The technique of induced metabolic bioluminescence imaging (imBI) has been developed to obtain a "snapshot" of the momentary metabolic status of biological tissues. Using cryosections of snap-frozen tissue specimens, imBI combines highly specific and sensitive in situ detection of metabolites with a spatial resolution on a microscopic level and with metabolic imaging in relation to tissue histology. Here, we present the application of imBI in human colorectal cancer. Comparing the metabolic information of one biopsy with that of 2 or 3 biopsies per individual cancer, the classification into high versus low lactate tumors, reflecting different glycolytic activities, based on a single biopsy was in agreement with the result from multiple biopsies in 83 % of all cases. We further demonstrate that the metabolic status of tumor tissue can be preserved at least over 10 years by storage in liquid nitrogen, but not by storage at -80 °C. This means that tissue banking with long-term preservation of the metabolic status is possible at -180 °C, which may be relevant for studies on long-term survival of cancer patients. As with other tumor entities, tissue lactate concentration was shown to be correlated with tumor development and progression in colorectal cancer. At first-time diagnosis, lactate values were low in rectal normal tissue and adenomas, were significantly elevated to intermediate levels in non-metastatic adenocarcinomas, and were very high in carcinomas with distant metastasis. There was an inverse behavior of tissue glucose concentration under corresponding conditions. The expression level of monocarboxylate transporter-4 (MCT4) was positively correlated with the tumor lactate concentration and may thus contribute to high lactate tumors being associated with a high degree of malignancy.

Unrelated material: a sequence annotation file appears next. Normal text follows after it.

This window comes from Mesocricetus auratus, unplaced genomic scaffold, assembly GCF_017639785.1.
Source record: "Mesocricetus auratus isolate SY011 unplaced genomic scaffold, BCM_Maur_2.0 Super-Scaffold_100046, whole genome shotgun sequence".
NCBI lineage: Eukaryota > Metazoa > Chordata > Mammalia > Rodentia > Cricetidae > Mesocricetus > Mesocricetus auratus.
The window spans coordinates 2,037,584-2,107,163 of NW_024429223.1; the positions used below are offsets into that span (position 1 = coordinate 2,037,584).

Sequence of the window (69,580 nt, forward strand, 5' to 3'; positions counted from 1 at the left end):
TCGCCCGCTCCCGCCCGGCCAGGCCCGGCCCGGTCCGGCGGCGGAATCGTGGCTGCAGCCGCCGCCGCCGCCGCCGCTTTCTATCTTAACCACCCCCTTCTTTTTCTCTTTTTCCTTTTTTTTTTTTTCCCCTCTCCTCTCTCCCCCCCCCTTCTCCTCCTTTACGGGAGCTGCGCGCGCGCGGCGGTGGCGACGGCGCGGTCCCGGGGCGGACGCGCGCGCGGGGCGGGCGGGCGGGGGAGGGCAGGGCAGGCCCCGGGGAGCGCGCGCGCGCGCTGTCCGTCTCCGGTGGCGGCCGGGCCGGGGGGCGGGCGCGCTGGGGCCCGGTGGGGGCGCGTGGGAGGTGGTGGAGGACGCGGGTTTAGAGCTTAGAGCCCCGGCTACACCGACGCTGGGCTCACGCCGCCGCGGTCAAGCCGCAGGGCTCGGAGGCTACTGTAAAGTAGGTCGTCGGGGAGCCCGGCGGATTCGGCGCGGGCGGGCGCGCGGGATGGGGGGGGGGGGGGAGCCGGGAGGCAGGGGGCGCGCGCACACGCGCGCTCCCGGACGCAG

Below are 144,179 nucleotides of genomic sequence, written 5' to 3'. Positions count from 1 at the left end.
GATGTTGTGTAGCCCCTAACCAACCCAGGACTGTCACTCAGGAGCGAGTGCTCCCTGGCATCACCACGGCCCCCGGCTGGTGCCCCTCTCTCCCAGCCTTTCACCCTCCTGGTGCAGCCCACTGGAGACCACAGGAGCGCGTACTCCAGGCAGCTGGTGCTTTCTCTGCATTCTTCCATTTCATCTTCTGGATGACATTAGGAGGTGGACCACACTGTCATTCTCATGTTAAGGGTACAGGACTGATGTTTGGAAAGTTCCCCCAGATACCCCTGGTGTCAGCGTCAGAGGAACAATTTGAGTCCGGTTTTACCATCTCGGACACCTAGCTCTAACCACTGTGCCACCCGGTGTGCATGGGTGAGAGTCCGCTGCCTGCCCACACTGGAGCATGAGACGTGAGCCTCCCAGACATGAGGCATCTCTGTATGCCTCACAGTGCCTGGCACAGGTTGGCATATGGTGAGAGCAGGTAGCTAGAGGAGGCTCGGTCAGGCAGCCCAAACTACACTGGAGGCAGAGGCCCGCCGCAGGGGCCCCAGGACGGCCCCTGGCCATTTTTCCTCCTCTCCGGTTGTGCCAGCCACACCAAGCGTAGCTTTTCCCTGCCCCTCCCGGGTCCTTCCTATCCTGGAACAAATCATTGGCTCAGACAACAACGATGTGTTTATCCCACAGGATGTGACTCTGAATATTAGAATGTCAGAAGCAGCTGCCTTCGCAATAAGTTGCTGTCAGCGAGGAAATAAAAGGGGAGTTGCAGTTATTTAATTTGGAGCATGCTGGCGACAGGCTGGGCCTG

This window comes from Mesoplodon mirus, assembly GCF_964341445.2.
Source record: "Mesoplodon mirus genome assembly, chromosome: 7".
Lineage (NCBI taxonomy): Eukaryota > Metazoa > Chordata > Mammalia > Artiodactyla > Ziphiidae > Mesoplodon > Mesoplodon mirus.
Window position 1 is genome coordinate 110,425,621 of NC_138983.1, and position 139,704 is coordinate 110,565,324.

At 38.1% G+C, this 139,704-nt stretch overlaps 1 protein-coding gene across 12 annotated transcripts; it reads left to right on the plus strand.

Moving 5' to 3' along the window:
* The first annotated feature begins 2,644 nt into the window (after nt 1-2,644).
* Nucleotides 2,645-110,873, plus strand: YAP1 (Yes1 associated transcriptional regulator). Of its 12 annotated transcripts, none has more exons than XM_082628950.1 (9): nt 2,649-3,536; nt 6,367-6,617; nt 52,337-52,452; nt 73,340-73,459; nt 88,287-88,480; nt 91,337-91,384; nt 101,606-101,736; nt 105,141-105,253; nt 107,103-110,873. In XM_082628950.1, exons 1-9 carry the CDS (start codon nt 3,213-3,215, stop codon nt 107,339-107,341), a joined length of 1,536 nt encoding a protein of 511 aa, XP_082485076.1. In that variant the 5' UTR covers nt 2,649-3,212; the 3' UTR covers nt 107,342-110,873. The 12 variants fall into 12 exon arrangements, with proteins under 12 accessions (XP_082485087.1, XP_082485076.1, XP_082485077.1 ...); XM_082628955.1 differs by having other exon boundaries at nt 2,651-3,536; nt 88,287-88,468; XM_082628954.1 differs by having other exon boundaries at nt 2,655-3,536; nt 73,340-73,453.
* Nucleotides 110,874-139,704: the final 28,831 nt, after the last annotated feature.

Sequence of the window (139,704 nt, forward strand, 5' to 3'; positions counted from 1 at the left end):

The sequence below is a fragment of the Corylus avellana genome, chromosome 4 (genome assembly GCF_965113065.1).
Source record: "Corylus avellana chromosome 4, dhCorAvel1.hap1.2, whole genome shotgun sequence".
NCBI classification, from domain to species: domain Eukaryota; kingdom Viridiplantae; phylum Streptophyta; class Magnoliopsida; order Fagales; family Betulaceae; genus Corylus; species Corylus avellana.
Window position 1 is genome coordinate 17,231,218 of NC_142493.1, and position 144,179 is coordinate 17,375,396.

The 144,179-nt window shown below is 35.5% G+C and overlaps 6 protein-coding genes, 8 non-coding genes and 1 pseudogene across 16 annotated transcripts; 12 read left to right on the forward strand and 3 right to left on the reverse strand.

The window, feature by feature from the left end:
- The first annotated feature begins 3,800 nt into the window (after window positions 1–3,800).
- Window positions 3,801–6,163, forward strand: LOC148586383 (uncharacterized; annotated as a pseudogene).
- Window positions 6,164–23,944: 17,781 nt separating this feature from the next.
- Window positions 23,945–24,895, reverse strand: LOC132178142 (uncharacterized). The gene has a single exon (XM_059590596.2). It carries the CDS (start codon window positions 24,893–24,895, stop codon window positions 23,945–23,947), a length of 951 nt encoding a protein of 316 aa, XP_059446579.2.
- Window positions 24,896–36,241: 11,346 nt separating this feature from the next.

Walenta, S., Voelxen, N. F., & Mueller-Klieser, W. (2016). Lactate-an integrative mirror of cancer metabolism. In Recent Results in Cancer Research (Vol. 207, pp. 23–37). Springer New York LLC. https://doi.org/10.1007/978-3-319-42118-6_2
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